Susan Glaspell 's ' Trifles '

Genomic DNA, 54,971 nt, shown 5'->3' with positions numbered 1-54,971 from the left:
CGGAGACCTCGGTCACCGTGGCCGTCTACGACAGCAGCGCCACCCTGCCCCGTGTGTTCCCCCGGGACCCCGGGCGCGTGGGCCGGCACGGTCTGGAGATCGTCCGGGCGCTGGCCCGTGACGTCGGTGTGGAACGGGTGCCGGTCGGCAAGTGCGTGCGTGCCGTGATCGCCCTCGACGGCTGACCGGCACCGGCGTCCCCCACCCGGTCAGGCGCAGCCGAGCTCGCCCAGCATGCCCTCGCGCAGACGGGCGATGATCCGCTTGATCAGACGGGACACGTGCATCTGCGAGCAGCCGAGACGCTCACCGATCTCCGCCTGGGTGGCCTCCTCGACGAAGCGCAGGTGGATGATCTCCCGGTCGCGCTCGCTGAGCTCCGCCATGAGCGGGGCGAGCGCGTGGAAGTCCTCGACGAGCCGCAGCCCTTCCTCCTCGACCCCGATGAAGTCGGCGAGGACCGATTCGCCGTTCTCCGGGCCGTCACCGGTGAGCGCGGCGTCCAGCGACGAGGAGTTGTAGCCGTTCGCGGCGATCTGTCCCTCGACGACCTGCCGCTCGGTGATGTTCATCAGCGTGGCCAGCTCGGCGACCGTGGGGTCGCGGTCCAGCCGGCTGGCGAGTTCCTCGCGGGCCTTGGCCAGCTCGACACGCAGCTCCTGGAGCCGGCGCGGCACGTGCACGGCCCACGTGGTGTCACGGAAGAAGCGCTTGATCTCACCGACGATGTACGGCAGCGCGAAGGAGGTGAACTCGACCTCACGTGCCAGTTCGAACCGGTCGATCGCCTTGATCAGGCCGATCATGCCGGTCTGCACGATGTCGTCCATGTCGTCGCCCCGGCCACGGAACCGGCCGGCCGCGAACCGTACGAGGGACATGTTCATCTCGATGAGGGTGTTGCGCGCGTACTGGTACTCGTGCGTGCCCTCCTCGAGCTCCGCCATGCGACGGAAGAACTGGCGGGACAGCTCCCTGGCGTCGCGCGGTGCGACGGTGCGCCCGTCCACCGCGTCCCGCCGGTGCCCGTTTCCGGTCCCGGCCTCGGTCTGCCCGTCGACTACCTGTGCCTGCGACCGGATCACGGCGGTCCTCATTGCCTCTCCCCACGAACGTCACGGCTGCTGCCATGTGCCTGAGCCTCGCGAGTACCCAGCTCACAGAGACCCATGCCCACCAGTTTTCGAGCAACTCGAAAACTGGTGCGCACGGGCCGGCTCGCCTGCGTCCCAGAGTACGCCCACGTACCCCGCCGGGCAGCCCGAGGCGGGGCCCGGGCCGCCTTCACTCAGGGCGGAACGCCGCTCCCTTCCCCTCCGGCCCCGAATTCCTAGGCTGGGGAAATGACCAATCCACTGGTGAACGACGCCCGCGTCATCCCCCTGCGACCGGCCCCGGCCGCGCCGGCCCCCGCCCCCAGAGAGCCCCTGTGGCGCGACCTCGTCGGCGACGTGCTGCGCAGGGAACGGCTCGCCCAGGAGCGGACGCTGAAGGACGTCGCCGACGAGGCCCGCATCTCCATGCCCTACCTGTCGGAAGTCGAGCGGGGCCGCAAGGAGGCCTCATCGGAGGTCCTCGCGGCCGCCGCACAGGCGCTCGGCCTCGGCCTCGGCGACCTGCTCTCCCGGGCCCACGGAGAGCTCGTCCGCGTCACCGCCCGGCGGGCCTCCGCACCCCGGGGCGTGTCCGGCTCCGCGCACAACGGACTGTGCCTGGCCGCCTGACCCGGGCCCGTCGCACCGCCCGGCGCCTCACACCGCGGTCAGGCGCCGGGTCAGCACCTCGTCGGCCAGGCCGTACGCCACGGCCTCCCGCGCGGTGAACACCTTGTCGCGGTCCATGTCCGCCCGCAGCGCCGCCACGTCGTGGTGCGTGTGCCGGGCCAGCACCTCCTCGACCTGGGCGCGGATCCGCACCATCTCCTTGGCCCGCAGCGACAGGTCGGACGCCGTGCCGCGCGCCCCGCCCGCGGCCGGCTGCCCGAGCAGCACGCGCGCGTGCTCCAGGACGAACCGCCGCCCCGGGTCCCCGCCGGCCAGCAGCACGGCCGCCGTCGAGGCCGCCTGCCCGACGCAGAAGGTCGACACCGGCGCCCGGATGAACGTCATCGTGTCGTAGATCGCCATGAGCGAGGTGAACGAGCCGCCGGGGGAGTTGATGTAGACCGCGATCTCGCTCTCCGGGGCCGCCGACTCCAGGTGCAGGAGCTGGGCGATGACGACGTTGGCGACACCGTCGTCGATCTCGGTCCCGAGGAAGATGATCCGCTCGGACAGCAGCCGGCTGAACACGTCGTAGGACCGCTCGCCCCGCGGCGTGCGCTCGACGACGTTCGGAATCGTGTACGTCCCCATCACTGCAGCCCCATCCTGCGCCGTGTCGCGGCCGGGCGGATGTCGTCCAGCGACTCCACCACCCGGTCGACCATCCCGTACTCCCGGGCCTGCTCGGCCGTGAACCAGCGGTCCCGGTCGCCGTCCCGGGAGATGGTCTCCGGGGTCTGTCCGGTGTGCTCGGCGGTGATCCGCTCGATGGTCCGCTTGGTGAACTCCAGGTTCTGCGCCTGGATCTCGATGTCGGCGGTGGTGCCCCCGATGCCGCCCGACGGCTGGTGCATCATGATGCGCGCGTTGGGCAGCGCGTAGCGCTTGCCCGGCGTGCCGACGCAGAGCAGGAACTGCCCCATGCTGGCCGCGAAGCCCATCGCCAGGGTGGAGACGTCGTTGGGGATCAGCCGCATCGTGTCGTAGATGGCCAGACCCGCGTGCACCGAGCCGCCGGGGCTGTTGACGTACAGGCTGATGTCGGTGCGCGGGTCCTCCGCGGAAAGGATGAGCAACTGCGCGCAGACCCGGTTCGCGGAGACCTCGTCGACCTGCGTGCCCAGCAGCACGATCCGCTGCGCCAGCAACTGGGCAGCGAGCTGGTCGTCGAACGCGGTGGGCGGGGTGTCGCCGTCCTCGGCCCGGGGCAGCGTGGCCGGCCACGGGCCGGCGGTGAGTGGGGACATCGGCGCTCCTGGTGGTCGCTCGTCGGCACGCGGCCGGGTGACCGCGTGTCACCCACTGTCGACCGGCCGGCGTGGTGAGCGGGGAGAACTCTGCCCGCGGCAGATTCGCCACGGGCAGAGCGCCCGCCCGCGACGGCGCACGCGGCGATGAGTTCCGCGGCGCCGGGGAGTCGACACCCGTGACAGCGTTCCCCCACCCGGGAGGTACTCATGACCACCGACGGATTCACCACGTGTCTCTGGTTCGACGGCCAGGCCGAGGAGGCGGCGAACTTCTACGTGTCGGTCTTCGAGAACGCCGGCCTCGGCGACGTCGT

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“We all go through the same things – it’s all just a different kind of the same thing” (561) is a line spoken in Susan Glaspell’s play, Trifles. Writers look at the world around them and envision the way it should be. They take bits and pieces of their life’s landscape, add a liberal dose of surreal ideology and finally toss in human oppressions. To that end, the writer hopes to create a memorable character that can touch the human soul for eternity. Susan Glaspell, a writer in the early twentieth century, lived during a time when women were only briefly part of the social role and were mainly given the reproductive role which confined them to raising children and taking care of their households and husbands – husbands, always first and foremost (Mustazza 491)). From this oppressive landscape, the character of Mrs. Wright is born in Glaspell’s 1916 play Trifles. This character will be analyzed using details, such as character interactions, the title, setting, and numerous symbols to understand Mrs. Wright’s transformation from a vibrant beautiful young woman into a lonely, unhappy, isolated, abused and mentally fractured murderer. Glaspell supplies numerous subtle clues and hints through the interactions between the women and men in the play. The most obvious is Mrs. Wright’s name. Glaspell intends a "Pun on the surname marking her [Mrs. Wright 's] lack of 'rights, ' and implying her 'right ' to free herself against the societally sanctioned 'right ' of her husband
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